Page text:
“It’s disappointing. I researched for weeks to find what I thought was the perfect place to stay. We’re not getting towels. There’s no room service and every restaurant is closed. Noise from the strike woke us up at 5:30 a.m. It’s had a tremendous impact on our vacation,” said the disgruntled visitor.

Other visitors expressed support for the workers. Steven and Melissa Locke, visitors from Allegany, N.Y., who were sunbathing on the beach in front of some of the union-targeted hotels, were not perturbed when the march came within inches of their formerly quiet spot.

“We’d just like to encourage these workers,” Steven Locke said. “There are plenty of people making millions of dollars at these hotels. The least that they can do is share. I’m glad that we are in America where the workers have the right to strike — that’s part of the reason that we come here instead of to Jamaica or some other place.”

The strike also garnered support from Honolulu City Councilmen Ron Menor and Joey Manahan, who spoke during a rally at a grass mound near the Duke Kahanamoku statue.

“We want you to know that the community is behind your struggle,” Menor said. “We share your concern that hotel management and owners aren’t bargaining in good faith.”

Manahan, who led workers in a round of hip-hip-hoorays, said he believes in Unite Here’s nationwide rallying cry that “One job should be enough” to provide a living wage.

Some 7,700 Marriott workers now are on strike in eight destinations nationwide, including Hawaii.

Nerissa Acdal, who has worked as a housekeeper at the Moana Surfrider for seven years, said Hawaii workers want fair wages, adequate staffing and respect.

“We have to clean 15 rooms a day, even though workers in San Francisco only have to clean 14,” Acdal said. “It’s so much work that I don’t get to take a lunch. The beds are heavy and the sheets are thick. I injured my shoulder working and had to have surgery. We need respect from management and from our owners. They need to care about the employees.”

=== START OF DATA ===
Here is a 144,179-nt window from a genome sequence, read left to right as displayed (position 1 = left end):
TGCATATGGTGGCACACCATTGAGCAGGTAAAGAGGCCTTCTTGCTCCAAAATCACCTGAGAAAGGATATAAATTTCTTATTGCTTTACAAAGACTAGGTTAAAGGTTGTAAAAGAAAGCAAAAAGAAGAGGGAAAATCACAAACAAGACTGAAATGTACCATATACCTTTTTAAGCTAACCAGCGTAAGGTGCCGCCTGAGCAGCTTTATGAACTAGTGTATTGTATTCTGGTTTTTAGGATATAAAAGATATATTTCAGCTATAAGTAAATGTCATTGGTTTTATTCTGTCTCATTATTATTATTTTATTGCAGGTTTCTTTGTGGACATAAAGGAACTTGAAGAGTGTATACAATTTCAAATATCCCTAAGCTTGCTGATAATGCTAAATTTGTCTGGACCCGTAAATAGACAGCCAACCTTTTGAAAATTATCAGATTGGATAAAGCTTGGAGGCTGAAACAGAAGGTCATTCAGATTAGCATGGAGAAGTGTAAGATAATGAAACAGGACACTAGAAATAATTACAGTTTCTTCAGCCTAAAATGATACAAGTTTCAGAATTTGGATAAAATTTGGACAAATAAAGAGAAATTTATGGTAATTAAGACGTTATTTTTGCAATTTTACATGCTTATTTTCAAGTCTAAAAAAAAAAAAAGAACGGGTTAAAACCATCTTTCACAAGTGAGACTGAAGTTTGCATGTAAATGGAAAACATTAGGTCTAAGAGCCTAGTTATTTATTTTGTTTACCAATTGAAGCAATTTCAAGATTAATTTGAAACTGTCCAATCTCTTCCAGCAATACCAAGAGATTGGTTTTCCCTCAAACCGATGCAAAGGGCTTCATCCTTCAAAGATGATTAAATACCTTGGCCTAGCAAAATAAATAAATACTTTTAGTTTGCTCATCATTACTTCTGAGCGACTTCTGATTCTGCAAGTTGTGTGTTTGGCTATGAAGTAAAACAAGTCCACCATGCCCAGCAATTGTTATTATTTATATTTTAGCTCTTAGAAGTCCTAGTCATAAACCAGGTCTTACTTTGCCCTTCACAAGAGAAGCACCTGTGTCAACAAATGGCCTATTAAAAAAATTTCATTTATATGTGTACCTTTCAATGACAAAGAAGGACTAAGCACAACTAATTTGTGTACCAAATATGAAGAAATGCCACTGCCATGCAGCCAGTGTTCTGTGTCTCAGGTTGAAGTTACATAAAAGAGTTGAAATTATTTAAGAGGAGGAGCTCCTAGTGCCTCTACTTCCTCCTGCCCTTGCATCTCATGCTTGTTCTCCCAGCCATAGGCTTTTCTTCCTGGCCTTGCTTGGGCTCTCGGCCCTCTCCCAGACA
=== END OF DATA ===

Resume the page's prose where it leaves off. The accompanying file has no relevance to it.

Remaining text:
Jason Murai, who has worked nearly four years as a telephone operator at the Sheraton Princess Kaiulani, said automation is another big concern for workers.

That’s why the union organized a beauty pageant between a union worker and “Sophia,” the robot that high-lighted an artificial intelligence segment at the Hawai‘i Tourism Authority’s Global Tourism Summit earlier this month.

Created by Hanson Robotics, Sophia is touted as the most “advanced human-like robot, created by combining breakthrough innovations in robotics, AI, and artistry.” She has appeared on CBS “60 Minutes,” “The Tonight Show” starring Jimmy Fallon and “Good Morning Britain.” Rodelas said the robot also has made the rounds at several Waikiki hotel properties.

“Sophia was scary,” Murai said. “I recently went to Japan and stayed at a hotel where robot dinosaurs checked me in at the front desk. I love my job and I want to keep doing it. But we’ve all had automated calls when they ask you to press a button for service. My whole department knows that we could be replaced.”

Comments (20)

By participating in online discussions you acknowledge that you have agreed to the Terms of Service. An insightful discussion of ideas and viewpoints is encouraged, but comments must be civil and in good taste, with no personal attacks. If your comments are inappropriate, you may be banned from posting. Report comments if you believe they do not follow our guidelines.

Having trouble with comments? Learn more here.

Click here to see our full coverage of the coronavirus outbreak. Submit your coronavirus news tip.

Be the first to know
Get web push notifications from Star-Advertiser when the next breaking story happens — it's FREE! You just need a supported web browser.
Subscribe for this feature

Scroll Up